Personally, I believe that the interview is a pretty revealing demonstration of typical views of FIRST.
Now I am not saying the stereotypes are true, but I think FIRST is missing a huge opportunity by emphasizing engineering.
In the interview, the interviewer is the perfect example of an outsider looking in, and what FIRST has a hard time doing is articulating the potential FIRST has to non-engineers.
This is only my opinion but I believe the business and entrepreneurship lessons taught by FIRST should have an equal impact to the engineering side. Most teams can boast an operating budget of over $10,000 and many teams boast one many times that.
If FIRST competitions had a 50/50 split between Engineering and Entrepreneurship I believe that it would be taken much more seriously by the non-engineering community.
I liken FIRST to the birthday where my dad bought me a Harry Potter book, and I thought to myself “what the hell is this?” later to find out I loved the series.
Imagine if this interview was half about engineering and half about entrepreneurship. Imagine if your team was half engineers, half future business leaders of <insert country>. A huge part of engineering is being able to pitch a concept to non technical investors. I was shocked when I returned home and heard that my school now had a FBLA group, but that it was completely unrelated to the FIRST group. But upon further reflection I realized that FIRST does not really have a strong value proposition for non-engineers.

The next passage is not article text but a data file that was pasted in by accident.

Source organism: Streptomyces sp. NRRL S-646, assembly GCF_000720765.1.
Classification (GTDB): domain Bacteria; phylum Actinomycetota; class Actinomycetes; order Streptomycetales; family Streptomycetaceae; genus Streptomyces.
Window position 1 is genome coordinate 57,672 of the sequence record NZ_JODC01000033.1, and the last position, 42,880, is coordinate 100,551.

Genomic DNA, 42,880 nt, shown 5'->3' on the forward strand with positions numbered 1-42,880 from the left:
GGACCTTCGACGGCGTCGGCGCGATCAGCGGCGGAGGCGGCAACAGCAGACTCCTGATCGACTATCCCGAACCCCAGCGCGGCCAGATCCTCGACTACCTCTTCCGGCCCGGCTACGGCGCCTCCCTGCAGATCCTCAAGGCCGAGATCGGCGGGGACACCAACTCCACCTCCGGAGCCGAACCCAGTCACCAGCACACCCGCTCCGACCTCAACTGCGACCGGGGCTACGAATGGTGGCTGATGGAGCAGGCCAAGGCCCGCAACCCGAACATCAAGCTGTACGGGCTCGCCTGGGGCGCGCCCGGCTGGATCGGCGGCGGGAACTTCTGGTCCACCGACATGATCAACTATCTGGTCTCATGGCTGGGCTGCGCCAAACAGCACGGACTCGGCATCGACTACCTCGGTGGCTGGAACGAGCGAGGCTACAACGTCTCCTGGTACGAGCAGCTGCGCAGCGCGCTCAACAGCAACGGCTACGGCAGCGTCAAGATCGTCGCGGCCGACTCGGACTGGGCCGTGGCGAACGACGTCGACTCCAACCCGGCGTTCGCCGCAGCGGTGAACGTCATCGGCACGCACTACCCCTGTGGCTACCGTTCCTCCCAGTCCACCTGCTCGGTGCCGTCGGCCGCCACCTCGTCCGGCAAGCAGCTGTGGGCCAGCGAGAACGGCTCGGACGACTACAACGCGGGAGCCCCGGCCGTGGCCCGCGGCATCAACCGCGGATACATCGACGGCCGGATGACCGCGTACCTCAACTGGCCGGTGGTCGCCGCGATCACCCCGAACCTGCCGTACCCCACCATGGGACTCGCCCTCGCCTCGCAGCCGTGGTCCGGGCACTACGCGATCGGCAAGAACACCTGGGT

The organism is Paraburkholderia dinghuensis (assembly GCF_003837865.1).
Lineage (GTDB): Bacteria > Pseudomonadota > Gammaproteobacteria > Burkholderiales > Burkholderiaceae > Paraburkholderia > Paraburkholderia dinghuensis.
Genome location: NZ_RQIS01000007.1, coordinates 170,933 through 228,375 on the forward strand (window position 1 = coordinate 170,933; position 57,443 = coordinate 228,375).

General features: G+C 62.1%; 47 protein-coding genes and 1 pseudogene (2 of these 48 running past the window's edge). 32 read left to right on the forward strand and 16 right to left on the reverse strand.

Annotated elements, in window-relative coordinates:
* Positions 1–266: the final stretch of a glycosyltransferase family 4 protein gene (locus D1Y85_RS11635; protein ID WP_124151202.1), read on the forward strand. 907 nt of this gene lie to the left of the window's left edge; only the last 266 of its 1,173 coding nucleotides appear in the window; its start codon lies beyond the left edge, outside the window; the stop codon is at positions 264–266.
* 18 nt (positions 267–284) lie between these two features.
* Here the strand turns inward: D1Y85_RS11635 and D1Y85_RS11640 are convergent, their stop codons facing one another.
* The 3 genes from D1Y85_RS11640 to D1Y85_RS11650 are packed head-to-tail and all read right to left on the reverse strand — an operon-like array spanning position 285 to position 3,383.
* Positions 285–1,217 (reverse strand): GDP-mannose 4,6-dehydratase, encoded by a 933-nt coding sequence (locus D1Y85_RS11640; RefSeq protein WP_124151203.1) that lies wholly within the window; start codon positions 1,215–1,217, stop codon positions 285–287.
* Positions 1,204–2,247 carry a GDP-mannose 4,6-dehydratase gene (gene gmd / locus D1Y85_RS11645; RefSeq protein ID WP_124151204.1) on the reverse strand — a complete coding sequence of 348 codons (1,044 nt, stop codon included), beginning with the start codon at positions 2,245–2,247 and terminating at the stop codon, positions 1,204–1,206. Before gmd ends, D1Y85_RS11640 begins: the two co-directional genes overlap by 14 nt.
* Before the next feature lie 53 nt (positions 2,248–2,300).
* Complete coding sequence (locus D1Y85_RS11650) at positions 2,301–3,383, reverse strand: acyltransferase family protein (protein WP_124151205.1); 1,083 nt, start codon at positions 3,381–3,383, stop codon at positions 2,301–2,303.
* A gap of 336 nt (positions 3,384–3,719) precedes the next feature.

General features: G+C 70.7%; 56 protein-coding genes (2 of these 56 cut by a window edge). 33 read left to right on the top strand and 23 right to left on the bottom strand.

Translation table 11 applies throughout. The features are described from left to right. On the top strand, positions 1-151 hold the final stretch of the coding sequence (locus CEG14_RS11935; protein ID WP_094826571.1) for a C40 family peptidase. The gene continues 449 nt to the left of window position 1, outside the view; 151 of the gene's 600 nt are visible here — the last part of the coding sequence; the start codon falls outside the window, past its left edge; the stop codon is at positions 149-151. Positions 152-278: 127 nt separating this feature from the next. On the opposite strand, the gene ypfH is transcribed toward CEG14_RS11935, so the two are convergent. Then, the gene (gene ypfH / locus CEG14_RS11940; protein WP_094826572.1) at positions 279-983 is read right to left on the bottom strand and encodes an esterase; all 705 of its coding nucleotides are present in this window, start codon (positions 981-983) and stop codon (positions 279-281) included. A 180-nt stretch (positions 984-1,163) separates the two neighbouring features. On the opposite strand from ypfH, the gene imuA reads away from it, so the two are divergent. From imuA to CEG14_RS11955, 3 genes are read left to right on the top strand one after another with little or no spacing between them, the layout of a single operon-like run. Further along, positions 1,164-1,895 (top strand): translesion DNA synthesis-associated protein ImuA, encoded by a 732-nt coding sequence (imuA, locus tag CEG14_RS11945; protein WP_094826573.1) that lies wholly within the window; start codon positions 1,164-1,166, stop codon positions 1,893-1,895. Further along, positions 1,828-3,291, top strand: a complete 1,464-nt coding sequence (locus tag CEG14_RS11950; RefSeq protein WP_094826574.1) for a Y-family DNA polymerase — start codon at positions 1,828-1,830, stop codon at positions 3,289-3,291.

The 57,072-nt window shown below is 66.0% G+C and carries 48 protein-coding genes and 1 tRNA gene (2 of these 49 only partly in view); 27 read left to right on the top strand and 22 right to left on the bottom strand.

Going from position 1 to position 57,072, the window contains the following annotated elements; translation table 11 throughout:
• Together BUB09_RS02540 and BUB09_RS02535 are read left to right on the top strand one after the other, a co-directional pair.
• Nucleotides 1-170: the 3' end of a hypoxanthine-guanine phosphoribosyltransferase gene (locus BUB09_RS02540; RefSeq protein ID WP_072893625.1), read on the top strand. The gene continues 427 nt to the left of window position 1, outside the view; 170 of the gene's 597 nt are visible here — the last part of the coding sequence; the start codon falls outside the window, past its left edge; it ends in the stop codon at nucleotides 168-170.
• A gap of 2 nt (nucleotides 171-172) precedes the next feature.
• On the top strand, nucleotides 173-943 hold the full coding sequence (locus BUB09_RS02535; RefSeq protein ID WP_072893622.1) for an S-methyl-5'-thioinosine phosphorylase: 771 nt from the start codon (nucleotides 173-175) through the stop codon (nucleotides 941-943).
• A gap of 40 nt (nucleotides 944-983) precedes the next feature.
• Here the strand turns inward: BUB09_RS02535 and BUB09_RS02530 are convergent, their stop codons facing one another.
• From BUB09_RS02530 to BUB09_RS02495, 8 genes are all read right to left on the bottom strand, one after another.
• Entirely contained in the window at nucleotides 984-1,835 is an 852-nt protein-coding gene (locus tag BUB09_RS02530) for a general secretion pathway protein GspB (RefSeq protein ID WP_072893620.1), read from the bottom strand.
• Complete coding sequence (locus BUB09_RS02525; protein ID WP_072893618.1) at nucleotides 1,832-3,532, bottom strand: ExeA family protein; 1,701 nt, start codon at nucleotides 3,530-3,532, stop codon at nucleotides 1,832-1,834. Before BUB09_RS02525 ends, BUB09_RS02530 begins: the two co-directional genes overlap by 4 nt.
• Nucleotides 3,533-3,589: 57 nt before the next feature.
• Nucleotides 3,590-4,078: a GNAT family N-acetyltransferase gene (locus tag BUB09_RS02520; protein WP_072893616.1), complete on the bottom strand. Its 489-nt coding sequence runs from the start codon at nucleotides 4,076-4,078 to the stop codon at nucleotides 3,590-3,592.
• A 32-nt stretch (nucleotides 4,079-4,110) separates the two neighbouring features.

I think the organization has the potential to be taken much more seriously if there was more emphasis on business. And who knows, maybe if teams at competition were given a marketing or fundraising task, there could be cash prizes for winning teams. Imagine seeing teams at competition being handed a huge check like in many other competitions.
Again, these are only my opinions, but if you look at FIRST’s growth its actually linear, growing at about 120 teams a year. This means that FIRST’s growth rate is actually declining. In order to maintain its growth rate, FIRST or child program of FIRST needs to change its value proposition to non-engineers.